As supercomputers grow more powerful, they'll also grow more vulnerable to failure, thanks to the increased amount of built-in componentry. A few researchers at the recent SC12 conference last week in Salt Lake City, Utah, offered possible solutions to this growing problem.
Today's high-performance computing (HPC) systems can have 100,000 nodes or more—with each node built from multiple components of memory, processors, buses and other circuitry. Statistically speaking, all these components will fail at some point, and they halt operations when they do so, said David Fiala, a Ph.D student at the North Carolina State University, during a talk at SC12.
The problem is not a new one, of course. When Lawrence Livermore National Laboratory's 600-node ASCI (Accelerated Strategic Computing Initiative) White supercomputer went online in 2001, it had a mean time between failures (MTBF) of only five hours, thanks in part to component failures. Later tuning efforts had improved ASCI White's MTBF to 55 hours, Fiala said.
But as the number of supercomputer nodes grows, so will the problem. "Something has to be done about this. It will get worse as we move to exascale," Fiala said, referring to how supercomputers of the next decade are expected to have ten times the computational power that today's models do.
Today's techniques for dealing with system failure may not scale very well, Fiala said. He cited checkpointing, in which a running program is temporarily halted and its state is saved to disk. Should the program then crash, the system is able to restart the job from the last checkpoint.
The problem with checkpointing, according to Fiala, is that as the number of nodes grows, the amount of system overhead needed to do checkpointing grows as well—and grows at an exponential rate. On a 100,000-node supercomputer, for example, only about 35 percent of the activity will be involved in conducting work. The rest will be taken up by checkpointing and—should a system fail—recovery operations, Fiala estimated.
Because of all the additional hardware needed for exascale systems, which could be built from a million or more components, system reliability will have to be improved by 100 times in order to keep to the same MTBF that today's supercomputers enjoy, Fiala said.
Old, good advice: back up data
Fiala presented technology that he and fellow researchers developed that may help improve reliability. The technology addresses the problem of silent data corruption, when systems make undetected errors writing data to disk.
Basically, the researchers' approach consists of running multiple copies, or "clones" of a program, simultaneously and then comparing the answers. The software, called RedMPI, is run in conjunction with the Message Passing Interface (MPI), a library for splitting running applications across multiple servers so the different parts of the program can be executed in parallel.
RedMPI intercepts and copies every MPI message that an application sends, and sends copies of the message to the clone (or clones) of the program. If different clones calculate different answers, then the numbers can be recalculated on the fly, which will save time and resources from running the entire program again.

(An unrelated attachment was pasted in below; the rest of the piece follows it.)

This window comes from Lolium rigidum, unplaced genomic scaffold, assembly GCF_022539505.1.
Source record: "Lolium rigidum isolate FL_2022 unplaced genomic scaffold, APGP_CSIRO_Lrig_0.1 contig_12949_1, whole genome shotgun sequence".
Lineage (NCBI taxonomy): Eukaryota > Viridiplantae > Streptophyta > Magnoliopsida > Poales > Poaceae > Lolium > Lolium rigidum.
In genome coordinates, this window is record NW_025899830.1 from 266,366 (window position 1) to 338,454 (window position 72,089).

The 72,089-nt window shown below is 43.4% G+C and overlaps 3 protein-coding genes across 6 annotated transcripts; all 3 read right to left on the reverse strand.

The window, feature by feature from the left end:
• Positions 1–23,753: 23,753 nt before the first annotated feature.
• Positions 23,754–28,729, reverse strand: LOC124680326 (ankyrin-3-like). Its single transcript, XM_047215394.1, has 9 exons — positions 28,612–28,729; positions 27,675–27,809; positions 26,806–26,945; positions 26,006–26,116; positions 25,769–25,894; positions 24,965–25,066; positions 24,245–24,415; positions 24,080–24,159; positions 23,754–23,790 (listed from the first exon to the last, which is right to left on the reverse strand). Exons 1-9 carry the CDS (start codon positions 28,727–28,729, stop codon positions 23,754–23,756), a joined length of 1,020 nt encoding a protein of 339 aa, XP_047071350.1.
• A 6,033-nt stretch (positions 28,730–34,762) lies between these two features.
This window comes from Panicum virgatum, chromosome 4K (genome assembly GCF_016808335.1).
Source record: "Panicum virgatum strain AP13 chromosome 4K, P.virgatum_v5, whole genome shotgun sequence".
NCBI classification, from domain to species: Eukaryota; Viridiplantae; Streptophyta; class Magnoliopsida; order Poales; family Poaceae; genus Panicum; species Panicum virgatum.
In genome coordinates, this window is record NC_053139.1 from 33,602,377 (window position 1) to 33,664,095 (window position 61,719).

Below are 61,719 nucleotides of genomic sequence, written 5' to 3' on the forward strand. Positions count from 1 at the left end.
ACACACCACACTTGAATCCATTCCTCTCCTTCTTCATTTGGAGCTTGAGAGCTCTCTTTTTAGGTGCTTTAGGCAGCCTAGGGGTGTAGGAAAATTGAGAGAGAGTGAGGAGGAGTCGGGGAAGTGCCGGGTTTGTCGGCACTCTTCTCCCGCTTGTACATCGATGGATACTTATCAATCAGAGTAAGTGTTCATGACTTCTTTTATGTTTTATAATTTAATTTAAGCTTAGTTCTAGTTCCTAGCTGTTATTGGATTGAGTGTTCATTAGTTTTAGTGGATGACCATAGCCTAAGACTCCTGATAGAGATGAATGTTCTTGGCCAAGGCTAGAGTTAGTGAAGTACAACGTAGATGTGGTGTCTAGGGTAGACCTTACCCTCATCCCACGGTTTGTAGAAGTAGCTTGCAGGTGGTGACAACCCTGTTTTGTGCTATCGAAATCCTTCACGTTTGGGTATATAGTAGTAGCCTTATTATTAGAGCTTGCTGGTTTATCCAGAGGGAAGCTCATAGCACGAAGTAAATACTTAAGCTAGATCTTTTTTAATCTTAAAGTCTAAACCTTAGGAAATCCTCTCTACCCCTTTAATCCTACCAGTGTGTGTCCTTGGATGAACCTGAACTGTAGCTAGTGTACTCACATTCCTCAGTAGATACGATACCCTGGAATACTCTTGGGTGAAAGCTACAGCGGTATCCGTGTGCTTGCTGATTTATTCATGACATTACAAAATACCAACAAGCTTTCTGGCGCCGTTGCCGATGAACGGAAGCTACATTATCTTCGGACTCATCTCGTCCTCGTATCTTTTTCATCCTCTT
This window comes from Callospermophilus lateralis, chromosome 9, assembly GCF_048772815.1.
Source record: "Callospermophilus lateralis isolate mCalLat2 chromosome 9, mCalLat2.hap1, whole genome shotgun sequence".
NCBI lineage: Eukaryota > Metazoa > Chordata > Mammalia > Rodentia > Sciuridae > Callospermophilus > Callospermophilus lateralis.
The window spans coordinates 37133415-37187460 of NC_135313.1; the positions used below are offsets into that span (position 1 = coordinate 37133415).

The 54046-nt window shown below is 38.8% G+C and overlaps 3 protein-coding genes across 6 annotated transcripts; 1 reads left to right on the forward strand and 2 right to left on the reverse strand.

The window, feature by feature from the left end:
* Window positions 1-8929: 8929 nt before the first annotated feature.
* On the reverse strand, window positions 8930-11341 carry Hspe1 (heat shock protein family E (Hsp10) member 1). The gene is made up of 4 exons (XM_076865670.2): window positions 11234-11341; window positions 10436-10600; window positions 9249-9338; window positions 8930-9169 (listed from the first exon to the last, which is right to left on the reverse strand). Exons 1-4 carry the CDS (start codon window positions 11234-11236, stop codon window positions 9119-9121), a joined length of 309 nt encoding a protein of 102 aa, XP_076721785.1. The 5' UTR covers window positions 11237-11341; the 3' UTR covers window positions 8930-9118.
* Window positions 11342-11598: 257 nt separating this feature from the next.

"Implementing redundancy is not expensive. It may be high in the number of core counts that are needed, but it avoids the need for rewrites with checkpoint restarts," Fiala said. "The alternative is, of course, to simply rerun jobs until you think you have the right answer."
Fiala recommended running two backup copies of each program, for triple redundancy. Though running multiple copies of a program would initially take up more resources, over time it may actually be more efficient, due to the fact that programs would not need to be rerun to check answers. Also, checkpointing may not be needed when multiple copies are run, which would also save on system resources.
"I think the idea of doing redundancy is actually a great idea. [For] very large computations, involving hundreds of thousands of nodes, there certainly is a chance that errors will creep in," said Ethan Miller, a computer science professor at the University of California Santa Cruz, who attended the presentation. But he said the approach may be not be suitable given the amount of network traffic that such redundancy might create. He suggested running all the applications on the same set of nodes, which could minimize internode traffic.
In another presentation, Ana Gainaru, a Ph.D student from the University of Illinois at Urbana-Champaign, presented a technique of analyzing log files to predict when system failures would occur.
The work combines signal analysis with data mining. Signal analysis is used to characterize normal behavior, so when a failure occurs, it can be easily spotted. Data mining looks for correlations between separate reported failures. Other researchers have shown that multiple failures are sometimes correlated with each other, because a failure with one technology may affect performance in others, according to Gainaru. For instance, when a network card fails, it will soon hobble other system processes that rely on network communication.
The researchers found that 70 percent of correlated failures provide a window of opportunity of more than 10 seconds. In other words, when the first sign of a failure has been detected, the system may have up to 10 seconds to save its work, or move the work to another node, before a more critical failure occurs. "Failure prediction can be merged with other fault-tolerance techniques," Gainaru said.